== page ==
The short track community has seen a version of this story before.
A consortium of tracks under the NASCAR Home Tracks banner has approved the Five Star next-generation body for Late Model Stock Car competition during a period in which the company is still struggling to get the Super Late Model community to universally adopt its straight-rail counterpart.
NASCAR is expected to approve the body for Late Model Stocks following Saturday night’s ValleyStar Credit Union 300 at Martinsville Speedway. The body will be approved for the remaining crown jewel events — the Myrtle Beach 400 at Myrtle Beach Speedway and the Thanksgiving Classic at the Southern National Motorsports Park.
However, it’s worth noting that the NASCAR Late Model Stock rule book is simply a recommended guideline and not every track has to follow it verbatim when crafting track rules.
So, much like the Super Late Model body debate, it remains to be seen just how much push back the perimeter rail chassis community will give Five Star Bodies.
Before the body was embroiled in a Super Late Model debate, it debuted in December 2013 at the Performance Racing Industry Trade Show (PRI) on a show car at Five Star’s booth. The body was not approved by NASCAR at the time and the body was redesigned and offered to the Super Late Model community.
While a growing number of tracks and sanctioning bodies have approved the shell, it has not yet been approved for the most prominent races and tours across the country, those under the Approved Body Configuration umbrella.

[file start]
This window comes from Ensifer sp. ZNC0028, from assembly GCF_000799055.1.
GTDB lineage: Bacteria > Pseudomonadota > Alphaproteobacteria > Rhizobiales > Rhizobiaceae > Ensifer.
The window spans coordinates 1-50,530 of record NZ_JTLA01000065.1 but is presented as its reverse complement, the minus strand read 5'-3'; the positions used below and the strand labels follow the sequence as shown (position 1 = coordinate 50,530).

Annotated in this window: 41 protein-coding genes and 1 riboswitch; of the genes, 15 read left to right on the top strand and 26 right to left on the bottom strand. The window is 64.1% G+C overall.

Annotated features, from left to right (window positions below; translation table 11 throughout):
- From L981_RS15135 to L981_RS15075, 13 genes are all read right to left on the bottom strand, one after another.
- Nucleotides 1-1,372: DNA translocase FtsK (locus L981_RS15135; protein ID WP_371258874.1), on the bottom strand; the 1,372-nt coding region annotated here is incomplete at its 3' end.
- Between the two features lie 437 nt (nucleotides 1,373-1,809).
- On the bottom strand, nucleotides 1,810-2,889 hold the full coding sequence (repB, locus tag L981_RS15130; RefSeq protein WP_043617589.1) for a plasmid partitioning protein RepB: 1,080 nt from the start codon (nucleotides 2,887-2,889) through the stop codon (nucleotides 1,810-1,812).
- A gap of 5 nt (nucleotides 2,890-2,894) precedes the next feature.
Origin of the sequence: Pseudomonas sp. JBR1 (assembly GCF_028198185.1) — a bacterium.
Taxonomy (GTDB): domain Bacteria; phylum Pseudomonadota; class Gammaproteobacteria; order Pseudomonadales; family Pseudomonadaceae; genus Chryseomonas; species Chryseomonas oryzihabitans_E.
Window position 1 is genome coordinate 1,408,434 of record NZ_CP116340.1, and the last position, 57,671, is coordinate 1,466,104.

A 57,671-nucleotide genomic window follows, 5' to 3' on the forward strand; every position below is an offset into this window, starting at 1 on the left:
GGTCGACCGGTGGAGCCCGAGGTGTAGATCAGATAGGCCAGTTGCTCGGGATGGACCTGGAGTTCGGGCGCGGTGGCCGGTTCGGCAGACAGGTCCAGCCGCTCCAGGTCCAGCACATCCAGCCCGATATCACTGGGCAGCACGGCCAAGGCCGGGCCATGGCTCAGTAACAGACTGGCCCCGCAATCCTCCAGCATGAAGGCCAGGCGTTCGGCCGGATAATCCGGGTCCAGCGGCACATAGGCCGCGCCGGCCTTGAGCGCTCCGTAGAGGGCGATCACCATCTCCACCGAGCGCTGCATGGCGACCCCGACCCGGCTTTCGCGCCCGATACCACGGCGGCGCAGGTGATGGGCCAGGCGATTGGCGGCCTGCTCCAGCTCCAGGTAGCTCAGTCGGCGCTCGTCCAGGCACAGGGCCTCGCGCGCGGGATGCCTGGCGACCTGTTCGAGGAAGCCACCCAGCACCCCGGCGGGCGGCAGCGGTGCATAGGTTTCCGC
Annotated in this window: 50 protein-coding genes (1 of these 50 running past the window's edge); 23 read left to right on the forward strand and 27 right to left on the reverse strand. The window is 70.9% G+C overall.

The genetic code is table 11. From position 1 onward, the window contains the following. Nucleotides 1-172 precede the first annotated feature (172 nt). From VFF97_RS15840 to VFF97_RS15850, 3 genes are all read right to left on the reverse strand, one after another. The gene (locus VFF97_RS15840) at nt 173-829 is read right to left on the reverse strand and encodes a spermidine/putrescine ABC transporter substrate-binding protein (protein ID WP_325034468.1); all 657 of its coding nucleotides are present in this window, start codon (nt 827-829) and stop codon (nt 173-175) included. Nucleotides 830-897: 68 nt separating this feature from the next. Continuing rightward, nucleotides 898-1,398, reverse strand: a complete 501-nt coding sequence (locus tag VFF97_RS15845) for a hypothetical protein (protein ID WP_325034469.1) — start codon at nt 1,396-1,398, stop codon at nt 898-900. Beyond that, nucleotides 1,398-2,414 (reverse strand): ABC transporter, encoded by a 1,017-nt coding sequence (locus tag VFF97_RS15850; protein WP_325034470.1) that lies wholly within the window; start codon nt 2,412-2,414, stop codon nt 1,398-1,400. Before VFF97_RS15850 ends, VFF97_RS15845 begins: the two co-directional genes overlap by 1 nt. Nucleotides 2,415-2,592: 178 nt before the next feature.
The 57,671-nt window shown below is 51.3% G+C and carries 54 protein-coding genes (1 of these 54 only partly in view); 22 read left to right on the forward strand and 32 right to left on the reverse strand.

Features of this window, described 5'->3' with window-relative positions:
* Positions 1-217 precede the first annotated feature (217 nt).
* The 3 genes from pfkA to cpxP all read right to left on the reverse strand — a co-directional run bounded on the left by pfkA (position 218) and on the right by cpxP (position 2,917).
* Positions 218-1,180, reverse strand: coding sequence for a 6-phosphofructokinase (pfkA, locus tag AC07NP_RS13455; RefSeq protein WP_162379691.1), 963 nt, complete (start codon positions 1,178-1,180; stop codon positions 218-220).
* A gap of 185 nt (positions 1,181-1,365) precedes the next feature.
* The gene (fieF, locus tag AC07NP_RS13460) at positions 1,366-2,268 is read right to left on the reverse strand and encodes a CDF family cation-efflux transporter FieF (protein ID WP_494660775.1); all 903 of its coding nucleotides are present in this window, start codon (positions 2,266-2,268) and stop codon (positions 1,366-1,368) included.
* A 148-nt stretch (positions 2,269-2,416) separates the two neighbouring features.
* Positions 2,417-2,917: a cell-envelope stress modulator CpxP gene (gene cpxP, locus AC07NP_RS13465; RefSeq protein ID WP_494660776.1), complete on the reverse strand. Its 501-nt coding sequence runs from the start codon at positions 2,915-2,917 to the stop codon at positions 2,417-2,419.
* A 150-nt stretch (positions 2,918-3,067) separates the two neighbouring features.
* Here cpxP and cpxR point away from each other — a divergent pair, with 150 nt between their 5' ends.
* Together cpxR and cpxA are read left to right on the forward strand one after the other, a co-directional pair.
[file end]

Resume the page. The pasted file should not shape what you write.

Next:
The ABC Committee is comprised of the ARCA CRA Super Series, ARCA Midwest Tour, Big 8 Late Model Series, CARS Tour, Northwest Super Late Model Series, the Race of Champions, Southern Super Series and SRL Southwest Tour.
The reason for that pushback comes down to two key points of contention: The ABC Committee does not want to approve the Five Star body without having a similar product on the market from the other national provider, Aluminum Racing (AR) Bodies.
AR has, to this point, refused to build such a body, encouraging a reskinned nose and tail of the current approved body. AR founder Jerry Criswell has long maintained that his company does not have the resources to develop an alternative amidst a rivalry with Five Star that at times has gotten personal.
Additionally, there are disagreements over the parity between the new and old bodies, despite several wind tunnel tests taking a place. The detailed version of that story can be found here.
Thus, many of these narratives could re-manifest themselves again on the Late Model Stock front, especially for teams like JR Motorsports that field AR Bodies. JRM driver Josh Berry says he will be curious to see how the first couple of races with the new bodies play out.
“I mean, we’re in an interesting situation because, you know, we’ve been partnered with AR bodies for as long as I’ve been here and they’ve been a great partner of ours and done a great job for us,” Berry told Short Track Scene last week. “And they don’t really have a new body. So I don’t really know how that shakes out for us.”
Berry is a central Tennessee native who grew up 20 minutes from the AR Bodies shop. With that said, Berry also believes there is too much talk about bodies given the other elements that make a race car fast.
“There is a lot made out of the bodies,” Berry said. “I mean, I’ve never been to the wind tunnel. I don’t think any of these guys are going to the wind tunnel. But I am curious to see how it shakes out.